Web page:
Anger is an emotion naturally instilled in every person. The choice of using anger for a constructive purpose, or for destruction purposes exists in human beings. There are many options to consider in dealing with anger; resort to violence or hostile action, harbor resentment, become socially withdrawn or work to resolve the issue.
It is known that acceptance of long-term chronic illness is seen as a substantial problem in patients with chronic illnesses. Absence of acceptance can lead to clinical improvements being delayed considerably. It can also lead to poorer adherence to the current and ongoing medical treatment. They may be branded and judged by others as being in denial.
We all loose our temper from time to time; from mild frustration, irritation or annoyance, to moments of rage. Now the problem isn't getting angry but how we handle anger. What do you do when you get angry? Do you lash out and have an all out eruption? Or do you hold it in and turn the anger inwards onto yourself?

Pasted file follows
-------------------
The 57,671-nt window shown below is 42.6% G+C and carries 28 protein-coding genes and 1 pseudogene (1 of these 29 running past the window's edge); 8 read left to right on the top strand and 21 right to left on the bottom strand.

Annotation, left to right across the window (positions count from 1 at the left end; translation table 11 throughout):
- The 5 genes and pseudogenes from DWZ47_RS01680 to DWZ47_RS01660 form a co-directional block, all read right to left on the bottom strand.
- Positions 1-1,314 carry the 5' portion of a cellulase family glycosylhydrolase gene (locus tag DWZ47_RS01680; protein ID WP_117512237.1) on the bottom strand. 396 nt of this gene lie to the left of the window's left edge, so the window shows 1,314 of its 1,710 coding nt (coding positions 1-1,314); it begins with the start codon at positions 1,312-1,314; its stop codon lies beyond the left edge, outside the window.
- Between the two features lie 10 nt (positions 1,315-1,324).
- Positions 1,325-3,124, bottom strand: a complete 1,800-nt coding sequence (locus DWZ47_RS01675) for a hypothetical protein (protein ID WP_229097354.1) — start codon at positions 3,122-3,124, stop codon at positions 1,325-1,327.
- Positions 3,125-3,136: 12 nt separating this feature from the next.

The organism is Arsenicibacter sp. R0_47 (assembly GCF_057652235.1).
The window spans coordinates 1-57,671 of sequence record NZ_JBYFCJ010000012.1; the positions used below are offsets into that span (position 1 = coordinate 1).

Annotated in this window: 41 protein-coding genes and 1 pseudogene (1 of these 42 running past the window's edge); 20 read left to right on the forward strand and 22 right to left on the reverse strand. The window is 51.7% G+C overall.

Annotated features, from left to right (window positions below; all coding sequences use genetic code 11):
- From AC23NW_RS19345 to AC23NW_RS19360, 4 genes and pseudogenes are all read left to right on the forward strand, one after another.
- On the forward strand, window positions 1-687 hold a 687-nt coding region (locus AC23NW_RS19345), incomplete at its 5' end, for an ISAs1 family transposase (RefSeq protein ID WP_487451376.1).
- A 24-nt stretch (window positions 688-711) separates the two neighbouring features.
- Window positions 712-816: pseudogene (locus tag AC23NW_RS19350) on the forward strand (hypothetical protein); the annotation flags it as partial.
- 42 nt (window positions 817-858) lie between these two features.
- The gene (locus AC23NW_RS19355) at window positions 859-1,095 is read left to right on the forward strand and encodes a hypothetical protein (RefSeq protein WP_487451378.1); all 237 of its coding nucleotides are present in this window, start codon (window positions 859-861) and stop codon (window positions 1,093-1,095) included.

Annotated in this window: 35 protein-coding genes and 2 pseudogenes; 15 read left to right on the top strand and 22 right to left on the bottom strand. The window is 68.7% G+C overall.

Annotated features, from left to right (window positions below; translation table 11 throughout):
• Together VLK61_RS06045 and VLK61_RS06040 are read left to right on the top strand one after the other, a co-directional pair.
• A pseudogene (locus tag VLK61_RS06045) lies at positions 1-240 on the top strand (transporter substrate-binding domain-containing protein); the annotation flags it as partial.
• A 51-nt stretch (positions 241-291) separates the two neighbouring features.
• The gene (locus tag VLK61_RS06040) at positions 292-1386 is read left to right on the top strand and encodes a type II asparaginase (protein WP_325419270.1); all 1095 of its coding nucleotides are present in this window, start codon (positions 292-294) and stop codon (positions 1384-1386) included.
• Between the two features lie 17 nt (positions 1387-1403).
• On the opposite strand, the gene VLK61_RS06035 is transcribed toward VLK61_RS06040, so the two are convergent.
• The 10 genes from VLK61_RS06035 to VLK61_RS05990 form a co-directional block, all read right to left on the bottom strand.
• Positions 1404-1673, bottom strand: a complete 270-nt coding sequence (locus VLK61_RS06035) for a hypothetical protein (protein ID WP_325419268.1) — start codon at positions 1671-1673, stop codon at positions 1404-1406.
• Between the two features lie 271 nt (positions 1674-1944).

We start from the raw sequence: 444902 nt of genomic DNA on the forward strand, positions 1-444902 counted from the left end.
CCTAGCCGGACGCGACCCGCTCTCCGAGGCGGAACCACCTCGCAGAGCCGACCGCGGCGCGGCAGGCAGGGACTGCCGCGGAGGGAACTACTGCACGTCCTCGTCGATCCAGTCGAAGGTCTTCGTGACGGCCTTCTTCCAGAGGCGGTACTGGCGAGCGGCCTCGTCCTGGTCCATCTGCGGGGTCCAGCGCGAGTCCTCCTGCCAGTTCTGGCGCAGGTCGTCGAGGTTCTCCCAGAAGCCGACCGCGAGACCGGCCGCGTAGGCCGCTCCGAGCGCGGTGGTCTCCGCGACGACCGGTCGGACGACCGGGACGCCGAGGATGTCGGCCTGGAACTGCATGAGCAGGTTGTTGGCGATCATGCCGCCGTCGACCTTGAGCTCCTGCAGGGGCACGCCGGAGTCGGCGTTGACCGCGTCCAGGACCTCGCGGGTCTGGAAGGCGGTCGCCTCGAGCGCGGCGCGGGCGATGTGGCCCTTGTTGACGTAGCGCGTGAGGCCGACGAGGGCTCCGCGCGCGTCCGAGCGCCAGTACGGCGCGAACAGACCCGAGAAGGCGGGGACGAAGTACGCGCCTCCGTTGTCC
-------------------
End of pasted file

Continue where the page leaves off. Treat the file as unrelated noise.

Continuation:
This morning I arrived back to London after a month away. I had been traveling for 48 hours straight. I was a little tired to say the least. I turned on my phone; it was like welcoming an old friend (an old friend that had been relegated to an occasional acquaintance for the last 4 weeks due to international roaming charges). A call came through almost immediately.